Secondly, for regular workers, reasons for leaving a job are transparent and can be verified with the employer. This is difficult to achieve in the case of non-standard workers. For example, if they avoid smaller assignments, then they will lose work but this will be impossible for government agencies to determine.
Some countries (e.g. Sweden, Austria, Slovakia, Spain) offer a voluntary option for self-employed workers to enroll into an employment insurance plan. However, a voluntary arrangement raises the issue of adverse selection. Workers with the highest risks or those that are most likely to make a claim have the greatest incentive to join, which limits the risk-sharing aspect of the program.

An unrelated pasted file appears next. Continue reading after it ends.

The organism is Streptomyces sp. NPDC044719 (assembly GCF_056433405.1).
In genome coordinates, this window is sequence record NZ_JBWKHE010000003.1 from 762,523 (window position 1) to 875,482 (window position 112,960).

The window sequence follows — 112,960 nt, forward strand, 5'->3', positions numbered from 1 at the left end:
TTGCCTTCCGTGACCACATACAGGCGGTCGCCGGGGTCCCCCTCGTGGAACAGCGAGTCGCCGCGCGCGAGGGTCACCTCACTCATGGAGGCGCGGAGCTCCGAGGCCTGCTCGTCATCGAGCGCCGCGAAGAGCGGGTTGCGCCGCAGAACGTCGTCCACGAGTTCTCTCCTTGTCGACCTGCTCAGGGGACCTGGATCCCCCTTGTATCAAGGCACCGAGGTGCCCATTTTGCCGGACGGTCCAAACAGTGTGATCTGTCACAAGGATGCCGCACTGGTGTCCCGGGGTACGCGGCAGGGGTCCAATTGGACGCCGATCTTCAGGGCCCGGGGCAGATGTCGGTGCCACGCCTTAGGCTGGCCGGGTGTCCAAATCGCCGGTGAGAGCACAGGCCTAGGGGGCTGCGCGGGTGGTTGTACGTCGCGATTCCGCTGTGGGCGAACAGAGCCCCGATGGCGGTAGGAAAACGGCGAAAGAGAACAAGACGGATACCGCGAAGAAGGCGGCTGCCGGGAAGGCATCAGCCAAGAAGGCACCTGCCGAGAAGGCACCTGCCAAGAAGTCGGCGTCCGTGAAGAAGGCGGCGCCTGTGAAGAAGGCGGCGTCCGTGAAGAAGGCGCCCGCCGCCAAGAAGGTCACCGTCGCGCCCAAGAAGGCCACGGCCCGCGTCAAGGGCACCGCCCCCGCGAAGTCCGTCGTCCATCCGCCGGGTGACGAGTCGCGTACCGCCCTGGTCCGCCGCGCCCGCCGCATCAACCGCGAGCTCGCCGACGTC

Adverse selection is something that Canada experienced first hand when it introduced the Special Benefits for Self-employed Workers (SBSE) in 2010 through the EI system, which allowed self employed workers to opt-in to gain access to maternity and parental benefits, sickness benefits and compassionate care and caregiver benefits. A 2016 program review study found that the characteristics, such as gender, age and income, of the self-employed workers who participated in the SBSE program were considerably different from the general sample of self-employed workers. In focus group studies, participants also indicated that the likelihood of making a claim was an important consideration for their decision to register for the benefits.7 Other issues with the voluntary scheme included a relatively low take-up rate, which in turn led to relatively high administration costs and required significant government subsidies to cover benefit payouts. Longer-run, low coverage is problematic for voluntary, contributions-financed, unemployment insurance schemes, as adverse selection could lead to a vicious cycle of rising insurance premiums and falling coverage. Meanwhile, achieving high coverage may require significant public subsidies because individual willingness to voluntarily pay for unemployment protection appears to be low.8 For those reasons, voluntary coverage schemes do not appear to work well in the case of non-standard workers.